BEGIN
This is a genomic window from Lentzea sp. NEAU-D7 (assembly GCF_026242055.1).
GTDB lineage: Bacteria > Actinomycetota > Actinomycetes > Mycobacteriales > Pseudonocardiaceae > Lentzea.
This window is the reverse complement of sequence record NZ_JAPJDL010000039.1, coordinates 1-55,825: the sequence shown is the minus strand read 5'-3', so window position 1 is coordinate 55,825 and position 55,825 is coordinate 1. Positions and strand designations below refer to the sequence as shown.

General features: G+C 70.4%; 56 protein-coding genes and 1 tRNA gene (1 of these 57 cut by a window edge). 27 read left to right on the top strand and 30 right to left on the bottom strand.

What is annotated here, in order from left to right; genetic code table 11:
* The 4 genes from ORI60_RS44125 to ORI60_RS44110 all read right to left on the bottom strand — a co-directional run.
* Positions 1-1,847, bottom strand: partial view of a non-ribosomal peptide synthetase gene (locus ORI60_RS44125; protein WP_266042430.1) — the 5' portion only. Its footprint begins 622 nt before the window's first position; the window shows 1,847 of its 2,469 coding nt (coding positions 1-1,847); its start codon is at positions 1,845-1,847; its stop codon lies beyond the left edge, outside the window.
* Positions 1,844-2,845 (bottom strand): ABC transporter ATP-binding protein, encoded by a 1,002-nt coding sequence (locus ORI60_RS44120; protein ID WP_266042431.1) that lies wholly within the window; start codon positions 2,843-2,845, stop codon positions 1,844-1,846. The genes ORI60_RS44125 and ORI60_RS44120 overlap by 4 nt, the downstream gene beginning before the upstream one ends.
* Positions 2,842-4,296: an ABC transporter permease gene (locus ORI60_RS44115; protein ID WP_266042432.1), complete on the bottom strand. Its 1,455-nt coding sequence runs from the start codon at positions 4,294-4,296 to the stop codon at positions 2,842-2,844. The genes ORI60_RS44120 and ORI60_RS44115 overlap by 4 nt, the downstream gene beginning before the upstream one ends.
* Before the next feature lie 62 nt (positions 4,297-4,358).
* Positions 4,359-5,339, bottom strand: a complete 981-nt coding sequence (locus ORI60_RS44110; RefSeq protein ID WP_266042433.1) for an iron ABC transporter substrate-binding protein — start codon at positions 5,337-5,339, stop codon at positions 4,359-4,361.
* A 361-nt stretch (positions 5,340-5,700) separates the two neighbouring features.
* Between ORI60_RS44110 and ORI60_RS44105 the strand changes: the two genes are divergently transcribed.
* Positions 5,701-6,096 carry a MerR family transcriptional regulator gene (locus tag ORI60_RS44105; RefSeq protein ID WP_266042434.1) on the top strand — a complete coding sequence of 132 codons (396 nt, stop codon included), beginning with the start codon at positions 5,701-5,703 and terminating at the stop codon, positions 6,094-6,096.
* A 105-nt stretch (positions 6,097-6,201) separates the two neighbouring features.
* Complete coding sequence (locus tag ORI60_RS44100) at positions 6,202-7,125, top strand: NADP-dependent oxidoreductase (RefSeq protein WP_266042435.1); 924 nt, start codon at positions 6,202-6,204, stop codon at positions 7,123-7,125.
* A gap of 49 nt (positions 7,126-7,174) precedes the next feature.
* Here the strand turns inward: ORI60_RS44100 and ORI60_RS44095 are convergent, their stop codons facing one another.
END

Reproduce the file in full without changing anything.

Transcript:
This is a genomic window from Lentzea sp. NEAU-D7 (assembly GCF_026242055.1).
GTDB lineage: Bacteria > Actinomycetota > Actinomycetes > Mycobacteriales > Pseudonocardiaceae > Lentzea.
This window is the reverse complement of sequence record NZ_JAPJDL010000039.1, coordinates 1-55,825: the sequence shown is the minus strand read 5'-3', so window position 1 is coordinate 55,825 and position 55,825 is coordinate 1. Positions and strand designations below refer to the sequence as shown.

General features: G+C 70.4%; 56 protein-coding genes and 1 tRNA gene (1 of these 57 cut by a window edge). 27 read left to right on the top strand and 30 right to left on the bottom strand.

What is annotated here, in order from left to right; genetic code table 11:
* The 4 genes from ORI60_RS44125 to ORI60_RS44110 all read right to left on the bottom strand — a co-directional run.
* Positions 1-1,847, bottom strand: partial view of a non-ribosomal peptide synthetase gene (locus ORI60_RS44125; protein WP_266042430.1) — the 5' portion only. Its footprint begins 622 nt before the window's first position; the window shows 1,847 of its 2,469 coding nt (coding positions 1-1,847); its start codon is at positions 1,845-1,847; its stop codon lies beyond the left edge, outside the window.
* Positions 1,844-2,845 (bottom strand): ABC transporter ATP-binding protein, encoded by a 1,002-nt coding sequence (locus ORI60_RS44120; protein ID WP_266042431.1) that lies wholly within the window; start codon positions 2,843-2,845, stop codon positions 1,844-1,846. The genes ORI60_RS44125 and ORI60_RS44120 overlap by 4 nt, the downstream gene beginning before the upstream one ends.
* Positions 2,842-4,296: an ABC transporter permease gene (locus ORI60_RS44115; protein ID WP_266042432.1), complete on the bottom strand. Its 1,455-nt coding sequence runs from the start codon at positions 4,294-4,296 to the stop codon at positions 2,842-2,844. The genes ORI60_RS44120 and ORI60_RS44115 overlap by 4 nt, the downstream gene beginning before the upstream one ends.
* Before the next feature lie 62 nt (positions 4,297-4,358).
* Positions 4,359-5,339, bottom strand: a complete 981-nt coding sequence (locus ORI60_RS44110; RefSeq protein ID WP_266042433.1) for an iron ABC transporter substrate-binding protein — start codon at positions 5,337-5,339, stop codon at positions 4,359-4,361.
* A 361-nt stretch (positions 5,340-5,700) separates the two neighbouring features.
* Between ORI60_RS44110 and ORI60_RS44105 the strand changes: the two genes are divergently transcribed.
* Positions 5,701-6,096 carry a MerR family transcriptional regulator gene (locus tag ORI60_RS44105; RefSeq protein ID WP_266042434.1) on the top strand — a complete coding sequence of 132 codons (396 nt, stop codon included), beginning with the start codon at positions 5,701-5,703 and terminating at the stop codon, positions 6,094-6,096.
* A 105-nt stretch (positions 6,097-6,201) separates the two neighbouring features.
* Complete coding sequence (locus tag ORI60_RS44100) at positions 6,202-7,125, top strand: NADP-dependent oxidoreductase (RefSeq protein WP_266042435.1); 924 nt, start codon at positions 6,202-6,204, stop codon at positions 7,123-7,125.
* A gap of 49 nt (positions 7,126-7,174) precedes the next feature.
* Here the strand turns inward: ORI60_RS44100 and ORI60_RS44095 are convergent, their stop codons facing one another.